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Legislature of 1894 relaxed some of the provisions of this law, against the protest of the city; and the result is that, taking into account all the money spent for sewer construction under the law of 1892 to December 31, 1894, I find that only 58.8 per cent. has been covered by assessments. This percentage may be increased somewhat when the sewers now in process of construction are finished and assessed; but the present sewer law, though fairer for the city than its predecessors, is still unduly favorable to the abutters.

In view of the fact that the community has had to pay the entire cost of the Improved Sewerage and Metropolitan Sewerage systems, and of the Stony Brook, Muddy River, and Back Bay Fens improvements, and that it also defrays the whole expense of maintaining and keeping in repair the ordinary sewers, it seems only fair that at least 75 to 85 per cent. of the total first cost of the latter should be collected from the estates for the special benefit of which the sewers are built. The law should be amended in this sense, and the entire cost up to $7 or $8 a running foot should be assessed, instead of only $4 as at present.1

While the question of assessment was, is, and will continue to be of great importance, it was entirely superseded in urgency by the necessity, which became apparent about twenty years ago, of supplementing the system of public sewers, then all draining by various connections into the tide waters about the city, by entirely new and different methods of disposal. There being in most parts of the city no great fall towards the shore, and nowhere a tidal flow sufficient to sweep the sewage out to sea, the flats surrounding the city were gradually converted into permanent sewage deposits, their offensiveness became more and more apparent, the increase in the annual death rate was a cause of legitimate alarm, and the community became convinced of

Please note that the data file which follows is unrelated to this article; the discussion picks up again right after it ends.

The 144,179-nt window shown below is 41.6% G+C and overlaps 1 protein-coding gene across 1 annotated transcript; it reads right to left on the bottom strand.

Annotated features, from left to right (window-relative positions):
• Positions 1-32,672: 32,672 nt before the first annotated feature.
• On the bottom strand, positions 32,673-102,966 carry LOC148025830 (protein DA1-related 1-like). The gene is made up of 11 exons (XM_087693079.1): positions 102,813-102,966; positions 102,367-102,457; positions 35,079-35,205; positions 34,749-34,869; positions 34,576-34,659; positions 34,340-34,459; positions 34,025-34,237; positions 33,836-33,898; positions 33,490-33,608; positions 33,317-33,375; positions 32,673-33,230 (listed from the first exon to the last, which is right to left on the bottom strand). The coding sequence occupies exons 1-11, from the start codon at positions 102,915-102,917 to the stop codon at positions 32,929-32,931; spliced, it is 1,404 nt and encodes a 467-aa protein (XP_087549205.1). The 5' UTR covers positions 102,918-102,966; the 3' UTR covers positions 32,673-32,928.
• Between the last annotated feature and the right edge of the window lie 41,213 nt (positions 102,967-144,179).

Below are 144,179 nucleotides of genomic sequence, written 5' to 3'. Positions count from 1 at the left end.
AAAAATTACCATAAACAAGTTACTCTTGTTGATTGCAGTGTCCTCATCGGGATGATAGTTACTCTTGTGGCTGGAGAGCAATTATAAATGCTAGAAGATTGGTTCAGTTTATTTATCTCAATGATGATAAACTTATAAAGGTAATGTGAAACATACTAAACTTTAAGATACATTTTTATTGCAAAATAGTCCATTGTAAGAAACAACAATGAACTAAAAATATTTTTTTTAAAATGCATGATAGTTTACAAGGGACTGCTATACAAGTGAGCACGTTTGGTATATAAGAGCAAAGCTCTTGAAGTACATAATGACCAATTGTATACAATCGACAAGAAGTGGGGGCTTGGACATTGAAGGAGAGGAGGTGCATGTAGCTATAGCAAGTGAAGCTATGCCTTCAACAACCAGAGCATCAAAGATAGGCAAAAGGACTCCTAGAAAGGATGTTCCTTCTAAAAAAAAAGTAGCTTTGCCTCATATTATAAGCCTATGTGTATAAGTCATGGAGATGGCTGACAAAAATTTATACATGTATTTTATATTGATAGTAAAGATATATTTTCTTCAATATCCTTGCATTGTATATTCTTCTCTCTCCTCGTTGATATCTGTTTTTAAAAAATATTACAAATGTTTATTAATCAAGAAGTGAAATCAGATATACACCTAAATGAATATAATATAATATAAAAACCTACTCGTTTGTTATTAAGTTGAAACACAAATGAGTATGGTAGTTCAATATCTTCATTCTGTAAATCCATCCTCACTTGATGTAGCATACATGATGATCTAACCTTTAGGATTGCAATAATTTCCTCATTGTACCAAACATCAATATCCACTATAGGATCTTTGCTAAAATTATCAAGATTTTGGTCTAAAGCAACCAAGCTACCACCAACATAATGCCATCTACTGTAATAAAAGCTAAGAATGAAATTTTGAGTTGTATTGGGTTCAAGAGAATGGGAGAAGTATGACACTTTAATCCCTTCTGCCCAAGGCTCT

1 As some of our sewers cost from $10 to $75 a foot, the proposed change would still leave ample room for public contribution. The sum originally advocated before the committee on cities of the Legislature of 1892 was six dollars, but the real-estate owners induced the committee to fix it at four.



the necessity of adopting an entirely different system of sewerage disposal.

Accordingly, in 1876, after an agitation lasting some years, the Legislature authorized the city to establish main sewers and drainage works from and through the different sections of the city proper to discharging works at Moon Island.1 The preliminary surveys for this system were made in 1876, the act of the Legislature was accepted in 1877, and the work was begun in that year. It was sufficiently advanced to be ready for use in 1884, up to which time. it had cost about four million dollars, and has been in successful operation ever since. Since then about two million dollars more has been spent in improvements and extensions, bringing the total cost to December 31, 1894, up, to $6,304,068.09.2

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The next important drainage work undertaken by the city was the care of Stony Brook, the principal natural channel for the surface drainage of Roxbury, West Roxbury, and the westerly part of Dorchester. This stream had given much trouble since 1850, and a good deal of money had been spent by Roxbury and West Roxbury, and, since annexation, by the city of Boston, in unsuccessful efforts to restrain its waters in times of flood. An elaborate improvement of the system was undertaken in 1880, and completed in 1884, at a cost of about $400,000. This work was proved to be a failure by the flood of 1886, and a still more elaborate and expensive scheme was thereupon adopted. The work was begun in October, 1887, and completed in December, 1888. The cost of the conduit was about $650,000, and about $375,000 more has been expended for land and damages. Stony Brook, as a whole, has cost the city of Boston up to December 31, 1894, the sum of $1,470,317.58.3

The next large work undertaken for the purpose of controlling the surface drainage was the creation of the basin

1 St. 1876, ch. 136.

2 Of which $631,231.33 has been expended since the 1st of January, 1891.

3 Of which $95,330.15 has been spent since January 1, 1891.



known as the Back Bay Fens, into which Stony Brook and Muddy River have their outlets. This improvement was undertaken in connection with the park system, authorized by popular vote in 1875. The first appropriation for the Fens was made in 1877, and the improvement has cost to date $2,614,303.93,1 part of which is properly chargeable to the park which has been built upon its borders, and part to its purpose as a storage basin for the surface waters brought down by Stony Brook and Muddy River.

Muddy River, draining portions of Brookline and West Roxbury, has been improved and its shores utilized for park purposes at an expense to date of $1,452,050.97, all of which but $226,617.01 has been expended during the past four years.